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Document type: State-specific
Publication Date: September 2015
Page Focus: Compliance

In accordance with the provisions of Section 304 of the Energy Conservation and Production Act (ECPA), as amended under 42 U.S.C 6833(b)(2)(B)(i) and 42 U.S.C 6833 (a)(l), each state must file certification statements to the U.S. Department of Energy (DOE) that it has reviewed the provisions of its building codes regarding energy efficiency and make a determination as to whether to update its code to meet or exceed the 2015 IECC, as well as ASHRAE 90.1-2013.

In 2010, the State of Hawaii adopted the 2006 IECC with amendments as the State Energy Conservation Code, referenced herein as the Hawaii Energy Code (HEC). The Hawaii State Energy Office has contracted with the Britt/Makela Group (BMG) team to provide analyses of proposed amendments to residential and commercial provisions of the 2015 IECC. The outcome of this analysis will be to facilitate adoption at the state and county level. In addition, the analysis provides a basis for the Hawaii State Energy Office to...

Document type: State-specific
Publication Date:
Page Focus: Adoption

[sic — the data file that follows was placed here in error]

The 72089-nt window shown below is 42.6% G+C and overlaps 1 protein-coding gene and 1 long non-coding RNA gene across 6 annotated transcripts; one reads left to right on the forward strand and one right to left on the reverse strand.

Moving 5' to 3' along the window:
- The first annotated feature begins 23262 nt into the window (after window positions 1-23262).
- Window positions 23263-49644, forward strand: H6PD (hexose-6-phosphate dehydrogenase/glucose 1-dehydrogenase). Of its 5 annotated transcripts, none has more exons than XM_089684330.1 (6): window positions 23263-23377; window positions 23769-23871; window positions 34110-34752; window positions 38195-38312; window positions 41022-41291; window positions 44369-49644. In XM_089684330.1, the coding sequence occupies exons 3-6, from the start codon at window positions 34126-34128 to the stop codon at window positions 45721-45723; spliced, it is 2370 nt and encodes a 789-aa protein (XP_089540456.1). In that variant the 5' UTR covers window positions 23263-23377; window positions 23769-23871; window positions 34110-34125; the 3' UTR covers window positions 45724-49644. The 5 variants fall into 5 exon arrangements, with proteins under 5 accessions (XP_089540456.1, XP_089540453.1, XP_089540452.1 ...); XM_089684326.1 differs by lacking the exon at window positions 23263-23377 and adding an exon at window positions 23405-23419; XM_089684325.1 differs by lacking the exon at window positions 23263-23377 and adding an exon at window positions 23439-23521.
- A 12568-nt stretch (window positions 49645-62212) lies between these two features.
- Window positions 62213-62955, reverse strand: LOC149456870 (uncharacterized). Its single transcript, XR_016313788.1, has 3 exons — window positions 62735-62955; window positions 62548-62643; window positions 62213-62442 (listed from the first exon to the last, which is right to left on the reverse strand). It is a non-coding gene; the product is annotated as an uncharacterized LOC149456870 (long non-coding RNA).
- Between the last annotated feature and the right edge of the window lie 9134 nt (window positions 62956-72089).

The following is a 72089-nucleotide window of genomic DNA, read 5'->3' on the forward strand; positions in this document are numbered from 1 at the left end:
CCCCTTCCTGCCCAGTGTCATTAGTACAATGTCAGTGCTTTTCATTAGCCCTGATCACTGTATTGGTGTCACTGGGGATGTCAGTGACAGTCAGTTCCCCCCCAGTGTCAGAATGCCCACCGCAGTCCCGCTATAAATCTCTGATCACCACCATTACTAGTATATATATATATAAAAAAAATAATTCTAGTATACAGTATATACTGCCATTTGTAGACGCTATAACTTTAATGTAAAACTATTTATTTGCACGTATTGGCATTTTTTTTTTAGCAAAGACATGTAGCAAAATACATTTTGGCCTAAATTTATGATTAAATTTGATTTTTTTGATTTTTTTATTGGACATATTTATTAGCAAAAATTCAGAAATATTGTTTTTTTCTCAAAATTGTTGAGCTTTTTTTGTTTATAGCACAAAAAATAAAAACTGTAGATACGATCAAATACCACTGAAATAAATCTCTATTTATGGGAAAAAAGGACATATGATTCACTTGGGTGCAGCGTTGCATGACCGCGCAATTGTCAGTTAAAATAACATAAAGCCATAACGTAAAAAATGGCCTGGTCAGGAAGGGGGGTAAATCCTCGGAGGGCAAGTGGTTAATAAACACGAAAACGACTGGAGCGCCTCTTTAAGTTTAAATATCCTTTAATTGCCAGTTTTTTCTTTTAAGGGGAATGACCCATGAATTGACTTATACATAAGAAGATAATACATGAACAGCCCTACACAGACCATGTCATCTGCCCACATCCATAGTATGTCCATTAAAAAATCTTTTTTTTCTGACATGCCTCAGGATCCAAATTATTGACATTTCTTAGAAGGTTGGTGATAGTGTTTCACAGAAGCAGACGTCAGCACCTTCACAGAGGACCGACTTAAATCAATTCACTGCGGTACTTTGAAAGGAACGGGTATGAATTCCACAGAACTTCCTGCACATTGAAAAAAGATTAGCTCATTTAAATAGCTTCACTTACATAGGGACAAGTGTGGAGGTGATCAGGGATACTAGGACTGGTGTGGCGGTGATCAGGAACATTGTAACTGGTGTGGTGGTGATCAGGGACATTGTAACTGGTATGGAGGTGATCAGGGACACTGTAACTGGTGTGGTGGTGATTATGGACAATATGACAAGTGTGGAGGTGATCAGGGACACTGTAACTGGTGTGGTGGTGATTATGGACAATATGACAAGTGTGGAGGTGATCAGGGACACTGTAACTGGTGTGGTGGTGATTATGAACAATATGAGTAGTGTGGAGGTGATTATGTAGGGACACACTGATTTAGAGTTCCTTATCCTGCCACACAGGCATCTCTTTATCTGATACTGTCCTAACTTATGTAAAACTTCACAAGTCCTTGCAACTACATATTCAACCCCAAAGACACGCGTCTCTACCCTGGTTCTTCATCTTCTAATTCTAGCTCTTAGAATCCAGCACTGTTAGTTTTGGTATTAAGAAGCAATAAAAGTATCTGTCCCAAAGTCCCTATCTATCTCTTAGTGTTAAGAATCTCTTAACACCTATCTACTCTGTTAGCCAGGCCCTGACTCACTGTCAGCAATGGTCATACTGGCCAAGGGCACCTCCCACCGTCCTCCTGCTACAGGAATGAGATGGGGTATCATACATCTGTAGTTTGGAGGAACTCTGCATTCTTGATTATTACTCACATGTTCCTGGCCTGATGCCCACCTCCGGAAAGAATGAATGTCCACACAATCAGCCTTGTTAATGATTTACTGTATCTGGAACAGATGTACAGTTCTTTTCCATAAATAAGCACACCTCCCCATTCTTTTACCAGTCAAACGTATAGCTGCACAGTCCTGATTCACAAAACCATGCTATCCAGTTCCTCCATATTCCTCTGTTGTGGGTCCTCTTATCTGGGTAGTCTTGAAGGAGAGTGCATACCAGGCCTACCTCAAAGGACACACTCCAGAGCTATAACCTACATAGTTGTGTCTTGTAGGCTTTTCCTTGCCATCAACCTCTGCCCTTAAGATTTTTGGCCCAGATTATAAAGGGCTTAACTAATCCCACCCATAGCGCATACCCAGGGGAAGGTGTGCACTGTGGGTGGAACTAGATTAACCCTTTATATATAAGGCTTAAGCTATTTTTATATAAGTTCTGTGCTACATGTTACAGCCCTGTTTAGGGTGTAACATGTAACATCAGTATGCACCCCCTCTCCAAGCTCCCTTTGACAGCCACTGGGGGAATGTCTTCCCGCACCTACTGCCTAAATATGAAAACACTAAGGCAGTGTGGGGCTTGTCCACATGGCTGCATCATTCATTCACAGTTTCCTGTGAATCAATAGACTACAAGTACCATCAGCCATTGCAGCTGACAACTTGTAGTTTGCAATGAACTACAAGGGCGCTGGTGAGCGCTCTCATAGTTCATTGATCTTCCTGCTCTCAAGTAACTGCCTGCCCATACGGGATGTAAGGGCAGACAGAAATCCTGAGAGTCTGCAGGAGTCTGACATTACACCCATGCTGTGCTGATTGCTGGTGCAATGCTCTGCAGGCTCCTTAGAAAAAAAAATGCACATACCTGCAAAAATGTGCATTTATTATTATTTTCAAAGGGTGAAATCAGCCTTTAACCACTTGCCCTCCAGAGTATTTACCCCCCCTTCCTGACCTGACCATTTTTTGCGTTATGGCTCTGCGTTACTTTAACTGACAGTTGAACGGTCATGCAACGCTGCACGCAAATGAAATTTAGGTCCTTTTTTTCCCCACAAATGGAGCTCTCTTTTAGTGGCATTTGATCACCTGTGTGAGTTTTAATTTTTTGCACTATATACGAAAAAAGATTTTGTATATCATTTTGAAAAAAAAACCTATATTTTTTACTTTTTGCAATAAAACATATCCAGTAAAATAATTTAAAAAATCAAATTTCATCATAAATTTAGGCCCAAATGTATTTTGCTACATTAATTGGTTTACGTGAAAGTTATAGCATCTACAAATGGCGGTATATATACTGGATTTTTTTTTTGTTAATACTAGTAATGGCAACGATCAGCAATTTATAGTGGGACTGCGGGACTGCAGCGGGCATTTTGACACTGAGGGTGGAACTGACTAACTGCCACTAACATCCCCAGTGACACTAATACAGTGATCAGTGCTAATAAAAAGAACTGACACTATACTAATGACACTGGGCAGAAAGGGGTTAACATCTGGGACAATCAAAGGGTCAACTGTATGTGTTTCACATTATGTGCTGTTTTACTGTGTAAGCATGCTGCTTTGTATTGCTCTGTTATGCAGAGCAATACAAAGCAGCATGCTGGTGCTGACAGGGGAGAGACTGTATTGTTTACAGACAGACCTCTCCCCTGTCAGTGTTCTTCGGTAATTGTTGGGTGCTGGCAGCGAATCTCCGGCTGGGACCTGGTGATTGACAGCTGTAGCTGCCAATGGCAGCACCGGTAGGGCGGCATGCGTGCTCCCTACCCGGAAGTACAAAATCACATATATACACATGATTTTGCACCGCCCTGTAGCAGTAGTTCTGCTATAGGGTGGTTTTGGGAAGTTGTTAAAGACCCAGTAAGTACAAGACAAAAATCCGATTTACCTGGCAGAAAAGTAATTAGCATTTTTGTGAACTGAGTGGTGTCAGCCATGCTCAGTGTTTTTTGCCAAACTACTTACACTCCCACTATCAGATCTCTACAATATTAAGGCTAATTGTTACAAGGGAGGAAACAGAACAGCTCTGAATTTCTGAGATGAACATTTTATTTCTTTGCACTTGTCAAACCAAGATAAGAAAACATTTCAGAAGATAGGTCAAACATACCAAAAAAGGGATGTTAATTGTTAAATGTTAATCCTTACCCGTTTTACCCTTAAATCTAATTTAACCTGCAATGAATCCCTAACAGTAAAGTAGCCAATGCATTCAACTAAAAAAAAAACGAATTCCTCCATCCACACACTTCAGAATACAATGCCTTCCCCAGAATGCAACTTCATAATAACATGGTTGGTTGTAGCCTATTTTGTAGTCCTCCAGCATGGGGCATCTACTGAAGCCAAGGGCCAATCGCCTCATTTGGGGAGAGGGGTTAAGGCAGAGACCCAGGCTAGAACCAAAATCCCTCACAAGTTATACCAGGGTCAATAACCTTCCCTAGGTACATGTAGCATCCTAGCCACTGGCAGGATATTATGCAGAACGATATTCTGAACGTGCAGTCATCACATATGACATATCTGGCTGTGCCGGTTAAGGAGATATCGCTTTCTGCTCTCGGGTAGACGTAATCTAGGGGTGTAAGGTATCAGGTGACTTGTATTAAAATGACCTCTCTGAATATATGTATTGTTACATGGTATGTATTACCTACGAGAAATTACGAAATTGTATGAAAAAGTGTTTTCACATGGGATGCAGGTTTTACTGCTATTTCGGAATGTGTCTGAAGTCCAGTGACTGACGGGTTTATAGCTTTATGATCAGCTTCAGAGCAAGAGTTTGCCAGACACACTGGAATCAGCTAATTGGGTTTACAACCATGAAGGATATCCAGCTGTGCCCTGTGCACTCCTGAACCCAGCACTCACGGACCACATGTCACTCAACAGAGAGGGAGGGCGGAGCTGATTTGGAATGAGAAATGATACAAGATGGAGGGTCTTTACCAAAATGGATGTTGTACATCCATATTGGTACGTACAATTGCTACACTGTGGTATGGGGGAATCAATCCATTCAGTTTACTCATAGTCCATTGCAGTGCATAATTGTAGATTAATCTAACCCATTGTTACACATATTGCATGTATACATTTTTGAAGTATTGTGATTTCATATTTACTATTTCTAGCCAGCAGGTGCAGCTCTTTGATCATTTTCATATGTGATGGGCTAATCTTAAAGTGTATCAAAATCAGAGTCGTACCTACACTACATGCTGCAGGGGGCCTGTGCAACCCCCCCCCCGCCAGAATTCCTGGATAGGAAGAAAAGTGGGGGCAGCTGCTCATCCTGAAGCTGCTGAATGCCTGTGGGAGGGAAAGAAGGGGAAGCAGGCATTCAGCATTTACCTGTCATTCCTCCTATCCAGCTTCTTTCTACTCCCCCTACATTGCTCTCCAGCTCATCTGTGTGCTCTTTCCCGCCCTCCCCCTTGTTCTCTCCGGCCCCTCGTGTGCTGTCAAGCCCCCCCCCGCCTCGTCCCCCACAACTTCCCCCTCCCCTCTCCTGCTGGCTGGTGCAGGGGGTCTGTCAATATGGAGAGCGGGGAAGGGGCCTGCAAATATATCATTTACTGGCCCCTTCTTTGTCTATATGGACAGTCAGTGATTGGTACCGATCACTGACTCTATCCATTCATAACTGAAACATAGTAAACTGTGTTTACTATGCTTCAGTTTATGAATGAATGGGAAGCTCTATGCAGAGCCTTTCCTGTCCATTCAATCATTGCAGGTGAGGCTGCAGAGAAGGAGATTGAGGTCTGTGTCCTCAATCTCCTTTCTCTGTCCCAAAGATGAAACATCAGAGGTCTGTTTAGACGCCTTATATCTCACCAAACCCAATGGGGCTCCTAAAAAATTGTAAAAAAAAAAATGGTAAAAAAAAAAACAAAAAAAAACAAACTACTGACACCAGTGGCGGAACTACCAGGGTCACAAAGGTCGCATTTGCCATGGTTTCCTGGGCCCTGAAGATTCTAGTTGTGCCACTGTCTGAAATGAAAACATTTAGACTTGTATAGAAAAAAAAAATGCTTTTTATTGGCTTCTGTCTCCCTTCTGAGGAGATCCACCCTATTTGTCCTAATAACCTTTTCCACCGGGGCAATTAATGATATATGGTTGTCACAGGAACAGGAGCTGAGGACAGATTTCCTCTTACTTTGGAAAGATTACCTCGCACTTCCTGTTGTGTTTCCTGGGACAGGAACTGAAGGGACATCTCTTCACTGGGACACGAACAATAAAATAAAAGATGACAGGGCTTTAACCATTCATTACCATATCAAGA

Title 39, Chapter 41, "Idaho Building Code Act" (§ 39-4101) of the Idaho Statutes and Administrative Rules authorizes the state division of building safety and local governments to adopt and enforce building codes pursuant to the provisions of this chapter.

Document type: State-specific, Technical Assistance report
Publication Date: September 2009
Page Focus: Adoption

This analysis of residential energy code compares the requirements of the 2009 International Energy Conservation Code (IECC) with the residential code—or typical construction practice in the absence of a code—in most states as of June 2009. The results, which include estimated typical energy savings of updating each state’s code to the 2009 IECC, are provided in chapters specific to each state.

Several states have either not adopted a mandatory energy code or developed their own codes which have minimal or no connection to the IECC. The latter—including California, Florida, Oregon, and Washington— were not included in this analysis because the codes in these states would be difficult to appropriately compare to the 2009 IECC and most of these states have energy offices that have already assessed the IECC on their own.